It may not seem logical, but newly hired Jacksonville Jaguars general manager David Caldwell just did more to help Tim Tebow's career than anyone Tebow has been around in his three NFL seasons. Caldwell, in a few simple words, was completely forthright about Tebow's lack of quarterbacking skill.
On Thursday, when Caldwell was introduced to the Jacksonville media, he was asked the elephant-in-the-room question about Tebow, who currently is on the New York Jets' roster. Would Caldwell be willing to bring Tebow home to Jacksonville, where he starred in high school and then traveled just down the road to Gainesville to help the University of Florida win two national championships?
"I can't imagine a scenario where he would be a Jacksonville Jaguar," Caldwell said. A reporter, apparently dumbfounded by the directness of the response, even asked Caldwell to repeat that quote and Caldwell did.
Now all of this will lead to plenty of sarcastic responses from Tebow critics, including snarky remarks about how Tebow's career is over. It will get just as many responses from Tebowmaniacs who believe the NFL is somehow out to embarrass their hero because of his Christian values.
Fact is, Caldwell just did Tebow a favor by conveying what so many others – including Rex Ryan, most recently – have refused to say: the way Tebow plays quarterback right now doesn't work in the NFL.
Sure, Tebowmaniacs point to his record in 2011 and how he beat the Pittsburgh Steelers in the playoffs and blah, blah, blah. What they ignore is that Denver's defense was really good last season, Tebow pulled out more improbable escapes than Criss Angel and that, when faced with good strategy by teams like New England and even Kansas City, Tebow was an unworkable mess as a quarterback.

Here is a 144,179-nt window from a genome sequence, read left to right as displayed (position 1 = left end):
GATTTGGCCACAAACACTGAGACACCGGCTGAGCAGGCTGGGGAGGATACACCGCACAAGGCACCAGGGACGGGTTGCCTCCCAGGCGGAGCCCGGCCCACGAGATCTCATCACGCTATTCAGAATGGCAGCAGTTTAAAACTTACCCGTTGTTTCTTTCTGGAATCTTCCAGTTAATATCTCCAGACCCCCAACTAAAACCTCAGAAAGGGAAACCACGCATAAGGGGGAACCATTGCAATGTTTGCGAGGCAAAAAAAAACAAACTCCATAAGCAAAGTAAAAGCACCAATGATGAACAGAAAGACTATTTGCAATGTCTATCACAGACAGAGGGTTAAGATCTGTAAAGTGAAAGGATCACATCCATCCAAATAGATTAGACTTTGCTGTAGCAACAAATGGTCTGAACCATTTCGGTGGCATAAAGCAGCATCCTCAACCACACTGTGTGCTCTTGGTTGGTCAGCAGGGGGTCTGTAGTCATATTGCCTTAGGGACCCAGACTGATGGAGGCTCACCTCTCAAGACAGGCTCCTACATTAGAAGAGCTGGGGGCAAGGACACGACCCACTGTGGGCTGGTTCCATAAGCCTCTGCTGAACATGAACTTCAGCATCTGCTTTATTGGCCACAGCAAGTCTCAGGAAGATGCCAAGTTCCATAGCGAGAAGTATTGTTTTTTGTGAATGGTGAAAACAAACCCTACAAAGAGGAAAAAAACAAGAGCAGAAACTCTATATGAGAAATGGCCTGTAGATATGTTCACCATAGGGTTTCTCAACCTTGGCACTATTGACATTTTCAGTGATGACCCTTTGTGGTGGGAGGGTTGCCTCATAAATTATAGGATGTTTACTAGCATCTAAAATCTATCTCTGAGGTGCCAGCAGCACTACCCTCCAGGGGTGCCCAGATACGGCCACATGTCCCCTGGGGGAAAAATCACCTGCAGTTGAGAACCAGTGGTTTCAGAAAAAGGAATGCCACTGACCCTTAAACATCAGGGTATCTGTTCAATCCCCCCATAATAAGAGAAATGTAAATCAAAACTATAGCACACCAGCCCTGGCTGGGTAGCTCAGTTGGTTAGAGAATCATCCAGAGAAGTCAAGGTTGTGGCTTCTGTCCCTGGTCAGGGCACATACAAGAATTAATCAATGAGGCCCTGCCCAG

[Related: Jaguars' new GM fires coach Mike Mularkey]
That's where Tebowmaniacs do him the most harm. Instead of understanding his faults – he's a horrible practice player with bad mechanics who can't read defenses – they say, "Just look at the record." In doing that, Tebow and his group of enablers (starting with his father and brother Rob) seem to think nothing is wrong, that he can go on playing the way he does until somebody in the NFL wises up and just gives Timmy a chance to start again.
Please, stop. Moreover, kudos to Caldwell for helping put a stop to the insanity.
Maybe, just maybe, other people in the NFL will have the guts to openly say that Tebow needs to change if he's going to make it as a quarterback. (Sadly, it's probably too late for that). Maybe instead of coddling Tebow by making him a co-No. 2 quarterback the way Ryan did when the Jets played Jacksonville in December, people who actually coach in the league will say openly, "You're not good enough."
And this is exactly what Tebow needs to hear.
[Rewind: Sporting goods store mocks Tim Tebow]
Tebow is a good kid and obviously well-meaning. He's the kind of person who may have been able to make the changes if he was told that this was the only way he could survive in the league. If a team would spend a couple of years with Tebow on the bench as a No. 3 quarterback and teach him simple things – such as the difference between two-deep and three-deep coverage – Tebow might be able to make it.
More than likely, though, it's probably too late and Tebow's only real hope of staying in the league is to shift to fullback or H-back or some other non-essential position.
That's because, starting with the absurdly bad decision by former Denver coach Josh McDaniels to draft him in the first round, Tebow has suffered through perhaps the most mismanaged career in the history of the NFL. It has been so bungled that Tebow could be out of football in a few months if he doesn't wise up.
One thing is for sure, he's not going to be in Jacksonville.
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